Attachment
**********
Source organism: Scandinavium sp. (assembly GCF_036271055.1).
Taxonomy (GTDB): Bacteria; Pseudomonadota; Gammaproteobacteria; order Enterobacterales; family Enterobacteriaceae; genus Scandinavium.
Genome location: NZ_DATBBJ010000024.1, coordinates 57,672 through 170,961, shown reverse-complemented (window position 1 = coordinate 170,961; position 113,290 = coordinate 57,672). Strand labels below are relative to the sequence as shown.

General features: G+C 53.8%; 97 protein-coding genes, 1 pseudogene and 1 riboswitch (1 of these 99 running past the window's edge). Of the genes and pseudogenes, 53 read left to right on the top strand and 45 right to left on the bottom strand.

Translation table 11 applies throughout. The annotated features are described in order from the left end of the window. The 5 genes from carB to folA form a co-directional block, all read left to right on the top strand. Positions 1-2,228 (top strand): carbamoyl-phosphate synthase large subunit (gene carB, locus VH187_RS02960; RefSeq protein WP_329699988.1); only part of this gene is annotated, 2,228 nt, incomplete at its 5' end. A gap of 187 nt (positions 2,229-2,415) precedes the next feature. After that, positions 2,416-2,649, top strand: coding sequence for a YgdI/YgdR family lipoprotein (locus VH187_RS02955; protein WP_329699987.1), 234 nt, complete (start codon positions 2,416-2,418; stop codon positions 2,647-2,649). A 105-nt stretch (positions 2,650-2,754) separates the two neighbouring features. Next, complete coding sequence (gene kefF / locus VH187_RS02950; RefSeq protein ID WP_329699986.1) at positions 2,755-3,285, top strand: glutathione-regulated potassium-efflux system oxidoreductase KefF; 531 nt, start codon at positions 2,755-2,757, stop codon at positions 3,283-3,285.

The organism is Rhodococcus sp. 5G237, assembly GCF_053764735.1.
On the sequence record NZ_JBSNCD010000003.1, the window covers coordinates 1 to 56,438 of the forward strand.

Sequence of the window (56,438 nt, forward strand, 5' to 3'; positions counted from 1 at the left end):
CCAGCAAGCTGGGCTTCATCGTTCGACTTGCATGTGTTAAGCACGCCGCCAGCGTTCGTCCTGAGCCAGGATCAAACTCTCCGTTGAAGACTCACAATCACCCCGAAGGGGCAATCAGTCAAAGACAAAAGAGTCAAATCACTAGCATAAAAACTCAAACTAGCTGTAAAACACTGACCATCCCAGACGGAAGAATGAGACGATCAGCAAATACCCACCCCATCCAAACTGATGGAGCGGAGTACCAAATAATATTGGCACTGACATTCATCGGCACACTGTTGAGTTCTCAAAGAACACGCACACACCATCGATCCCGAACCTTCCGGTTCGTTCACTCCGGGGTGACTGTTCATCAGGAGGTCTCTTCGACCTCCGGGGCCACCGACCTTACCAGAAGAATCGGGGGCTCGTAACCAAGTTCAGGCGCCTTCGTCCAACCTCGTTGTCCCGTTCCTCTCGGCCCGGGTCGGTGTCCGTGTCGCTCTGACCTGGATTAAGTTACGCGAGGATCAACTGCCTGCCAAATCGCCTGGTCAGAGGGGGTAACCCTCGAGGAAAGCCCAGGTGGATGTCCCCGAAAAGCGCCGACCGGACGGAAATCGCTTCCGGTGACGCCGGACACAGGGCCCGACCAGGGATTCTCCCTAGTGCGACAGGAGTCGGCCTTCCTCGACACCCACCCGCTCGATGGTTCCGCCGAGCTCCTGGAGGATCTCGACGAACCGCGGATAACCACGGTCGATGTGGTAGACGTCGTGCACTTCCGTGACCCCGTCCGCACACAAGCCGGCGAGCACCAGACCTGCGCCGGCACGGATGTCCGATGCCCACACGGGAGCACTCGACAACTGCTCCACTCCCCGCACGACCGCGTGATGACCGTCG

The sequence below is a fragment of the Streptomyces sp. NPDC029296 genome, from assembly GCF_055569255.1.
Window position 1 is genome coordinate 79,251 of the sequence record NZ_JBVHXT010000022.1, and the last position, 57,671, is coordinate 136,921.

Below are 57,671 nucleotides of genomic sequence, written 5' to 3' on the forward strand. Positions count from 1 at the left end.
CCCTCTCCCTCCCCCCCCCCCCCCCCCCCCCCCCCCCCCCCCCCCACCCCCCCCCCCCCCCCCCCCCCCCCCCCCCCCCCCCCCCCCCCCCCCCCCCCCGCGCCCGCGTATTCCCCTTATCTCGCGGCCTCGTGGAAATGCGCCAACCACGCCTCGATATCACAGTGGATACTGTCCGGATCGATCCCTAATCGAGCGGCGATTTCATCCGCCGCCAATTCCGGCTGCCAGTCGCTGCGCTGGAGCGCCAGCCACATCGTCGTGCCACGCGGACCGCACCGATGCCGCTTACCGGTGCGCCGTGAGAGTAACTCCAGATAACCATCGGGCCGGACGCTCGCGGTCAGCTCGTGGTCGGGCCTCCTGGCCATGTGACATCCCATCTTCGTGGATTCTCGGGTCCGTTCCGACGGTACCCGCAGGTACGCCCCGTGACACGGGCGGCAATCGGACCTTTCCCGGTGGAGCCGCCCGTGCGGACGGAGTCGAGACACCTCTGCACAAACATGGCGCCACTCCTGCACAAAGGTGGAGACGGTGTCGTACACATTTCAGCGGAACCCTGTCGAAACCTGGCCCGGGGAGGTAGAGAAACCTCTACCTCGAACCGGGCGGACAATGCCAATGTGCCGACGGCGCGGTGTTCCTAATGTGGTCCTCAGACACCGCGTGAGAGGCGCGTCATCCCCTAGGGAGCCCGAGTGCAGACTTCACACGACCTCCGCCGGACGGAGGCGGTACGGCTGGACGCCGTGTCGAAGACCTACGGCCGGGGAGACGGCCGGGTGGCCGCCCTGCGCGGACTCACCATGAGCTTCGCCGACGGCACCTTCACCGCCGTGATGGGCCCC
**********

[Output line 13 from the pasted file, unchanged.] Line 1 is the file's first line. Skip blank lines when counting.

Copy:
CCCTCTCCCTCCCCCCCCCCCCCCCCCCCCCCCCCCCCCCCCCCCACCCCCCCCCCCCCCCCCCCCCCCCCCCCCCCCCCCCCCCCCCCCCCCCCCCCCGCGCCCGCGTATTCCCCTTATCTCGCGGCCTCGTGGAAATGCGCCAACCACGCCTCGATATCACAGTGGATACTGTCCGGATCGATCCCTAATCGAGCGGCGATTTCATCCGCCGCCAATTCCGGCTGCCAGTCGCTGCGCTGGAGCGCCAGCCACATCGTCGTGCCACGCGGACCGCACCGATGCCGCTTACCGGTGCGCCGTGAGAGTAACTCCAGATAACCATCGGGCCGGACGCTCGCGGTCAGCTCGTGGTCGGGCCTCCTGGCCATGTGACATCCCATCTTCGTGGATTCTCGGGTCCGTTCCGACGGTACCCGCAGGTACGCCCCGTGACACGGGCGGCAATCGGACCTTTCCCGGTGGAGCCGCCCGTGCGGACGGAGTCGAGACACCTCTGCACAAACATGGCGCCACTCCTGCACAAAGGTGGAGACGGTGTCGTACACATTTCAGCGGAACCCTGTCGAAACCTGGCCCGGGGAGGTAGAGAAACCTCTACCTCGAACCGGGCGGACAATGCCAATGTGCCGACGGCGCGGTGTTCCTAATGTGGTCCTCAGACACCGCGTGAGAGGCGCGTCATCCCCTAGGGAGCCCGAGTGCAGACTTCACACGACCTCCGCCGGACGGAGGCGGTACGGCTGGACGCCGTGTCGAAGACCTACGGCCGGGGAGACGGCCGGGTGGCCGCCCTGCGCGGACTCACCATGAGCTTCGCCGACGGCACCTTCACCGCCGTGATGGGCCCC